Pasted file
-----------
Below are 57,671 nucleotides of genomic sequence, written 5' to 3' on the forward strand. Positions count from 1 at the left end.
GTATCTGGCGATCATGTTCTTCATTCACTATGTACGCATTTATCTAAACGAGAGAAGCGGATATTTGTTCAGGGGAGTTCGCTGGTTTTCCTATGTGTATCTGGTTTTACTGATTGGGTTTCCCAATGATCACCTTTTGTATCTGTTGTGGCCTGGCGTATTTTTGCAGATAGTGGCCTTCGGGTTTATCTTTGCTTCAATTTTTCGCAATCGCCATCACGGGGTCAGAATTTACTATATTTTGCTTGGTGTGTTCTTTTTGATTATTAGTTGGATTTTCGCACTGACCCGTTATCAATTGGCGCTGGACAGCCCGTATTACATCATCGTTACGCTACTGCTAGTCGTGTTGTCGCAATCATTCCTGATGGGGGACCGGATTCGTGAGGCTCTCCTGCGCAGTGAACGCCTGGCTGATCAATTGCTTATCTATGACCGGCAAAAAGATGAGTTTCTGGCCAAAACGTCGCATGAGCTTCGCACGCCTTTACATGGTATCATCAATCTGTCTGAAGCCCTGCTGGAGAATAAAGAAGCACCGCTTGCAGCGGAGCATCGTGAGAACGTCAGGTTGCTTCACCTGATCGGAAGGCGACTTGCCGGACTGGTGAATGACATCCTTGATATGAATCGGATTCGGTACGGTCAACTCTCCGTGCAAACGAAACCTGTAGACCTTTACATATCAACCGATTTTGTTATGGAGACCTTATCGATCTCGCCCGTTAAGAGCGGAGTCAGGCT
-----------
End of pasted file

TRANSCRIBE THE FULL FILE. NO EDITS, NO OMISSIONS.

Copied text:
Below are 57,671 nucleotides of genomic sequence, written 5' to 3' on the forward strand. Positions count from 1 at the left end.
GTATCTGGCGATCATGTTCTTCATTCACTATGTACGCATTTATCTAAACGAGAGAAGCGGATATTTGTTCAGGGGAGTTCGCTGGTTTTCCTATGTGTATCTGGTTTTACTGATTGGGTTTCCCAATGATCACCTTTTGTATCTGTTGTGGCCTGGCGTATTTTTGCAGATAGTGGCCTTCGGGTTTATCTTTGCTTCAATTTTTCGCAATCGCCATCACGGGGTCAGAATTTACTATATTTTGCTTGGTGTGTTCTTTTTGATTATTAGTTGGATTTTCGCACTGACCCGTTATCAATTGGCGCTGGACAGCCCGTATTACATCATCGTTACGCTACTGCTAGTCGTGTTGTCGCAATCATTCCTGATGGGGGACCGGATTCGTGAGGCTCTCCTGCGCAGTGAACGCCTGGCTGATCAATTGCTTATCTATGACCGGCAAAAAGATGAGTTTCTGGCCAAAACGTCGCATGAGCTTCGCACGCCTTTACATGGTATCATCAATCTGTCTGAAGCCCTGCTGGAGAATAAAGAAGCACCGCTTGCAGCGGAGCATCGTGAGAACGTCAGGTTGCTTCACCTGATCGGAAGGCGACTTGCCGGACTGGTGAATGACATCCTTGATATGAATCGGATTCGGTACGGTCAACTCTCCGTGCAAACGAAACCTGTAGACCTTTACATATCAACCGATTTTGTTATGGAGACCTTATCGATCTCGCCCGTTAAGAGCGGAGTCAGGCT